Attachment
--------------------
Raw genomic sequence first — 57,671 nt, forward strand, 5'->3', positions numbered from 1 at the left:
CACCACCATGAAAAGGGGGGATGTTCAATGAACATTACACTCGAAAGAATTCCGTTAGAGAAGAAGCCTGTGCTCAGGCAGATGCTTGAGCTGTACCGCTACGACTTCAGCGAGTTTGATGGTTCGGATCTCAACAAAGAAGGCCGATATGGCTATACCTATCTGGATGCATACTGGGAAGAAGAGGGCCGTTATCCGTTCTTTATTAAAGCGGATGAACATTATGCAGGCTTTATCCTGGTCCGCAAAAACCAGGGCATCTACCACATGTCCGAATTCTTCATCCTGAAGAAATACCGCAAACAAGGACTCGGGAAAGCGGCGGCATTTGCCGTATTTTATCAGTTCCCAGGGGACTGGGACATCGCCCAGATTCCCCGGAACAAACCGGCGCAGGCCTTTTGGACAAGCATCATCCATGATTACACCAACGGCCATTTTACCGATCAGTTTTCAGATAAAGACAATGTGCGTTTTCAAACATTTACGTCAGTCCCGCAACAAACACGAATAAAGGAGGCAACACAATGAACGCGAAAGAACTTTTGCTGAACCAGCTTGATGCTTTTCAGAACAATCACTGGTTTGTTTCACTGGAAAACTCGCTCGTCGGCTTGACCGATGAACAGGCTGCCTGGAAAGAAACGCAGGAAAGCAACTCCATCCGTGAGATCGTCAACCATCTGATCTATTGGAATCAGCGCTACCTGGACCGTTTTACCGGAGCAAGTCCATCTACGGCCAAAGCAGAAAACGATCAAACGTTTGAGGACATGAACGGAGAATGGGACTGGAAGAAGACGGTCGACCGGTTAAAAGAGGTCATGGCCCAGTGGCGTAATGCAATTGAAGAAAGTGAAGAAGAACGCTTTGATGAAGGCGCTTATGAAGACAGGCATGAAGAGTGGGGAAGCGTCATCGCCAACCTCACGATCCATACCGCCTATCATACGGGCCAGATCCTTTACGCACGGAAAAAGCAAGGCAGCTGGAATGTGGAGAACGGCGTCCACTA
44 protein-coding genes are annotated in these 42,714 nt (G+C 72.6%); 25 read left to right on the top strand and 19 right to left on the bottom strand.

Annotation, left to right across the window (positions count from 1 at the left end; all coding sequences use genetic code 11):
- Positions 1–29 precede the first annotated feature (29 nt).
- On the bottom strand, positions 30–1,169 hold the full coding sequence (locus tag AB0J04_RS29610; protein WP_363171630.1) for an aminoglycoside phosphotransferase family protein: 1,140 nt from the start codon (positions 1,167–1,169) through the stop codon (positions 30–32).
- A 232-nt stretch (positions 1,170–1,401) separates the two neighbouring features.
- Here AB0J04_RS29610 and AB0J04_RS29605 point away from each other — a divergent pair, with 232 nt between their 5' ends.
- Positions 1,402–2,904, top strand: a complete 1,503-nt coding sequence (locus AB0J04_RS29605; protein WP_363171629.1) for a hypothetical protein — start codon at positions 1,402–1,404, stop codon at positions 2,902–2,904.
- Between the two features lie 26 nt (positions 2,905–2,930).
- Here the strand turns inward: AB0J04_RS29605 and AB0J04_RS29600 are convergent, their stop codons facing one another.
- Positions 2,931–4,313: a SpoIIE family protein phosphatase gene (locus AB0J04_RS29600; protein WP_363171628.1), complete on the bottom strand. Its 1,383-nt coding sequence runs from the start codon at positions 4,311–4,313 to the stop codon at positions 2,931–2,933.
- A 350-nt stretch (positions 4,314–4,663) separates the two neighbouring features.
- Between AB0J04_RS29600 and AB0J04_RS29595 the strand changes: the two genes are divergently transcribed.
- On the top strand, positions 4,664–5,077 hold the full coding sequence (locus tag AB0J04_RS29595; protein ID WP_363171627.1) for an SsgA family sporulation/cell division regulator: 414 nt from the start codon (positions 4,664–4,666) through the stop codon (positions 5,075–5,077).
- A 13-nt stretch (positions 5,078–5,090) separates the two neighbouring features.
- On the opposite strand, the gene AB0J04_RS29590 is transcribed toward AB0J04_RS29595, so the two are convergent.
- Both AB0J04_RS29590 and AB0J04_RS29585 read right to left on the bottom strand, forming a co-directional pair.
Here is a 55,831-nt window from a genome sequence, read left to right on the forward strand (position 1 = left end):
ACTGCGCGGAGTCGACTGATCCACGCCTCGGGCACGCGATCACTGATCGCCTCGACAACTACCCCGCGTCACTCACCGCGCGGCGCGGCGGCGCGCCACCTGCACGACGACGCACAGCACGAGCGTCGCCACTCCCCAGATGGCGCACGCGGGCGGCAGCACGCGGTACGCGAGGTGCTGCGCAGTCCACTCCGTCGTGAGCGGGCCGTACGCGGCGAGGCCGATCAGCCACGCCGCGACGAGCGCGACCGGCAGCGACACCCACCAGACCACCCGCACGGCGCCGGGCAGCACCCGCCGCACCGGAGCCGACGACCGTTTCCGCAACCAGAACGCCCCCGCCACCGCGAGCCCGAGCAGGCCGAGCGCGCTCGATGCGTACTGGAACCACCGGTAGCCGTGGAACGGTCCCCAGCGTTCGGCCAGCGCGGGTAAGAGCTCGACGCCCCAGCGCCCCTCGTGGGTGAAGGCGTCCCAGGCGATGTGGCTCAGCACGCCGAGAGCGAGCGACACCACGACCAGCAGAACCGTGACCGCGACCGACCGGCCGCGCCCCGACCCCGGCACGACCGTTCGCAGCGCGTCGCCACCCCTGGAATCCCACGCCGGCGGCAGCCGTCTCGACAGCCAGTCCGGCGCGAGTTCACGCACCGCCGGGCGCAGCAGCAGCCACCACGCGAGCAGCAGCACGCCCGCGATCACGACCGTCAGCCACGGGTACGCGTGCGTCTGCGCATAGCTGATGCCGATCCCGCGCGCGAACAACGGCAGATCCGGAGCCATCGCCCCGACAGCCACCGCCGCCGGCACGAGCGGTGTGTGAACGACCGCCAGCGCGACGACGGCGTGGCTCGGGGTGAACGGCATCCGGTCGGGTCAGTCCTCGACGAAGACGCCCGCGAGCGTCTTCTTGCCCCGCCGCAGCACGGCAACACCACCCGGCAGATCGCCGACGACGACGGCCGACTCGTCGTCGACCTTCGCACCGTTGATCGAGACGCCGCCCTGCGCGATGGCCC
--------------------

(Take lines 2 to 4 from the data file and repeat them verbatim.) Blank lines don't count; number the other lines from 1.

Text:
CACCACCATGAAAAGGGGGGATGTTCAATGAACATTACACTCGAAAGAATTCCGTTAGAGAAGAAGCCTGTGCTCAGGCAGATGCTTGAGCTGTACCGCTACGACTTCAGCGAGTTTGATGGTTCGGATCTCAACAAAGAAGGCCGATATGGCTATACCTATCTGGATGCATACTGGGAAGAAGAGGGCCGTTATCCGTTCTTTATTAAAGCGGATGAACATTATGCAGGCTTTATCCTGGTCCGCAAAAACCAGGGCATCTACCACATGTCCGAATTCTTCATCCTGAAGAAATACCGCAAACAAGGACTCGGGAAAGCGGCGGCATTTGCCGTATTTTATCAGTTCCCAGGGGACTGGGACATCGCCCAGATTCCCCGGAACAAACCGGCGCAGGCCTTTTGGACAAGCATCATCCATGATTACACCAACGGCCATTTTACCGATCAGTTTTCAGATAAAGACAATGTGCGTTTTCAAACATTTACGTCAGTCCCGCAACAAACACGAATAAAGGAGGCAACACAATGAACGCGAAAGAACTTTTGCTGAACCAGCTTGATGCTTTTCAGAACAATCACTGGTTTGTTTCACTGGAAAACTCGCTCGTCGGCTTGACCGATGAACAGGCTGCCTGGAAAGAAACGCAGGAAAGCAACTCCATCCGTGAGATCGTCAACCATCTGATCTATTGGAATCAGCGCTACCTGGACCGTTTTACCGGAGCAAGTCCATCTACGGCCAAAGCAGAAAACGATCAAACGTTTGAGGACATGAACGGAGAATGGGACTGGAAGAAGACGGTCGACCGGTTAAAAGAGGTCATGGCCCAGTGGCGTAATGCAATTGAAGAAAGTGAAGAAGAACGCTTTGATGAAGGCGCTTATGAAGACAGGCATGAAGAGTGGGGAAGCGTCATCGCCAACCTCACGATCCATACCGCCTATCATACGGGCCAGATCCTTTACGCACGGAAAAAGCAAGGCAGCTGGAATGTGGAGAACGGCGTCCACTA
44 protein-coding genes are annotated in these 42,714 nt (G+C 72.6%); 25 read left to right on the top strand and 19 right to left on the bottom strand.

Annotation, left to right across the window (positions count from 1 at the left end; all coding sequences use genetic code 11):